Questions

Could the menstrual cup work for Indian Women?

Update:  Shecup now supplies the menstrual cup in India

Could the menstrual cup work for Indian Women?

Using the cup has the potential to make the days of a woman’s menstrual cycle feel “just like any other day” of the month. Considering that a normal period usually lasts 3-7 days, this represents 10 – 25% of a woman’s life during the years that she is menstruating. The average woman will menstruate for 35-45 years, minus about 2-3 years for each baby she carries to term for 9 months and exclusively breastfeeds for at least 6 months. This is easily 30 years or 360 months in which she must be aware of and manage her menstrual flow.

Traditionally women have torn or cut up old clothes and folded the cloth into layers that absorb the blood that flows during the period. Those who have enough water can wash and reuse these; those without adequate water supply may risk reusing improperly washed cloths, possibly resulting in health problems. While the method is economical and relatively ecofriendly, the folded layers of cloth may prove bulky and difficult to change while out of the home. Given water and soap for washing, cloth pads cost little or nothing, and so one can change them as often as desired for maximum comfort. Ready-made cloth menstrual pads available in North America, Europe and China offer women the comfort of cloth in contoured, stitched pads that are neat, trim and easy to change and wash. Women can easily use these even when traveling or going out to college, office, etc.

In India, the only convenient option for women on the go has been disposable sanitary napkins. All varieties on the market are made by multinational companies. Therefore there is a sharp contrast between the old fashioned local method and the modern western method. There are no pre-stitched cloth menstrual pads that allow women comfort and convenience at low cost. In order to be as comfortable with a disposable pad as one could be with cloth, one would have to change the pads at least every two hours, perhaps more during heavy flow or hot and humid weather. For an average period of 5 days, this would require a minimum of 50 pads, running to Rs. 100-150 per month. For many women this is unaffordable and as a result they will change pads less often so as to use fewer pads. Therefore a commercial product that is marketed as offering superior benefits is actually used in a way that works more poorly than the home-made solution, much the same way low income parents may purchase expensive baby foods and then dilute them.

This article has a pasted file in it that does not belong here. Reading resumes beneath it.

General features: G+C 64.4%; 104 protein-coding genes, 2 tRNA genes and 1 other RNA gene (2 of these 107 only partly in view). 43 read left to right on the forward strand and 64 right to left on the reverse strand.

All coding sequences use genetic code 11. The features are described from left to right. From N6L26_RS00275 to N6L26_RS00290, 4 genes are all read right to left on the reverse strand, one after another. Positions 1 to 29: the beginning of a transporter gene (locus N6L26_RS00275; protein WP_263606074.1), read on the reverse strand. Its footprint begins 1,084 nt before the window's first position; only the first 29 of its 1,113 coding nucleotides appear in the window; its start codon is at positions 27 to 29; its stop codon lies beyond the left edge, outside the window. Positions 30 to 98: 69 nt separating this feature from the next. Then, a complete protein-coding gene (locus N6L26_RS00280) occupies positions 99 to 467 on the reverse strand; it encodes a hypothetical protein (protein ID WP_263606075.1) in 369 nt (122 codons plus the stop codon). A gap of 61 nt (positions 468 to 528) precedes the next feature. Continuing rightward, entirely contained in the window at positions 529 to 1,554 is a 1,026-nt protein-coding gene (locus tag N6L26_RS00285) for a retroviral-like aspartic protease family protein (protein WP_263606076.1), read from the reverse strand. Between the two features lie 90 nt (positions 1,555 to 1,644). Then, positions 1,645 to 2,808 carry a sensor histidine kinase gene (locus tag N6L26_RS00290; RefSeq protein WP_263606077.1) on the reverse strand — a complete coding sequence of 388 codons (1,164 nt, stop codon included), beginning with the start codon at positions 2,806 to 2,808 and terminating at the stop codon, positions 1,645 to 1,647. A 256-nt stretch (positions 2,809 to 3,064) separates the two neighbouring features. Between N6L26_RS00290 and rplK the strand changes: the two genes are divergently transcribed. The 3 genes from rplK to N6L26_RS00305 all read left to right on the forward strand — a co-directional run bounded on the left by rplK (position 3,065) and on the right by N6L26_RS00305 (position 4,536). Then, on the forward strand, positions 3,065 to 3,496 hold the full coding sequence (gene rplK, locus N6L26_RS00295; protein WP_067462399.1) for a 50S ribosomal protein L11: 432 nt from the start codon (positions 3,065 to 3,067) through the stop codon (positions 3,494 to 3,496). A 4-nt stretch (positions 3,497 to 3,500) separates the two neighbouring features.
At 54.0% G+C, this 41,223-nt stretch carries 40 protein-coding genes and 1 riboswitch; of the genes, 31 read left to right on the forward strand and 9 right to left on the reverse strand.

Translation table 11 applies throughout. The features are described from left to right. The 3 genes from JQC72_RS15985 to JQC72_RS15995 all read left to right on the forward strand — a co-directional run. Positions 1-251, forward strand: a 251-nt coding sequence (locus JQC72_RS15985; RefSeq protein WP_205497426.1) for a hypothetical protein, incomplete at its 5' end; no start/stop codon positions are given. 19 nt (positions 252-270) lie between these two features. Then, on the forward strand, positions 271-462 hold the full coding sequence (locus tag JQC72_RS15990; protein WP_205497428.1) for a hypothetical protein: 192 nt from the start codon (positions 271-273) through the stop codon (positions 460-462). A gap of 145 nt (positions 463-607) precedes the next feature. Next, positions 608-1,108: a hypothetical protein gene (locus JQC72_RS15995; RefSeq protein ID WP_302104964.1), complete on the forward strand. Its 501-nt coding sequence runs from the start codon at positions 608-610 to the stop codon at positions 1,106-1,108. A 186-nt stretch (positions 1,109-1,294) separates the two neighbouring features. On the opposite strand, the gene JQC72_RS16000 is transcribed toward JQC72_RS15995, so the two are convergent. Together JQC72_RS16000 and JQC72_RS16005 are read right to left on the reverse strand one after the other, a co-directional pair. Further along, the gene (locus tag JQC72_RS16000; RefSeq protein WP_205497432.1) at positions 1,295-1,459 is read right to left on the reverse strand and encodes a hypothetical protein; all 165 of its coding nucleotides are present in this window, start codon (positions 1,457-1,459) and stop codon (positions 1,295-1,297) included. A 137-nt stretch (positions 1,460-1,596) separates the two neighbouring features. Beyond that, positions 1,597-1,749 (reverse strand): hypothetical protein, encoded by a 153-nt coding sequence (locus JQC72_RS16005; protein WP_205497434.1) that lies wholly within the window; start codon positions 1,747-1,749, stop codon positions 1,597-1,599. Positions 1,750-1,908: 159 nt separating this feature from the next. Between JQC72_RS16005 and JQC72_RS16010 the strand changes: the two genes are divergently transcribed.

While disposable pads do not require washing, they do require sanitary disposal. This is also difficult to find in most places and the sight of used pads in the open is not uncommon. Even when cost is no concern, a woman may refrain from changing a pad as soon as she wishes, simply for want of a place to dispose the used pad. Therefore she continues wearing it until she can identify a sanitary place to change it. This is not only uncomfortable but can also exacerbate the cramps that affect many menstruating women.

Because of these worries and discomforts, most women consider the days of their period somewhat inconvenient if not downright painful. Apart from discrimination and superstitions regarding menstruation that many women, both urban and rural continue to face, women themselves are not able to treat these days exactly like all others. While planning any special event, outing, or important work, a woman will hope or try to ensure that it does not happen during her period. Since periods are not always regular, one leaves a margin of error, meaning even more days are ruled out. These are just a few of the myriad ways the monthly cycle affects women’s lives.

An alternative method of collecting and disposing of menstrual flow is the menstrual cup. A small, flexible cup made of rubber or silicone, inserted in a woman’s vaginal opening to catch the blood as it flows from the cervix, was developed in the 1940s. Women who use it have reported the following advantages:

milder cramps, or none, even for those who previously had
reduced duration of the period
no smell, stain
no bulk – feels like nothing
no waste
easy to wash
can forget that you are even having your period

This option is currently not available in India. If available, it could contribute to a woman’s sense of freedom and help her overcome inhibitions in participating in a variety of activities that may require her to leave the house for a few hours or longer during her period. Even today, urban as well as rural women are subject to segregation and untouchability during menstruation. The fact of menstruation is used to justify a range of other restrictions that societies impose upon women as well. The cup could also help women combat the sense of shame and impurity and challenge sexism in other contexts as well.

For further background see also “Greeting Aunt Flo” in Manushi No 150, http://indiatogether.org/manushi/issue150/greetflo.htm

Update:  Shecup now supplies the menstrual cup in India

 

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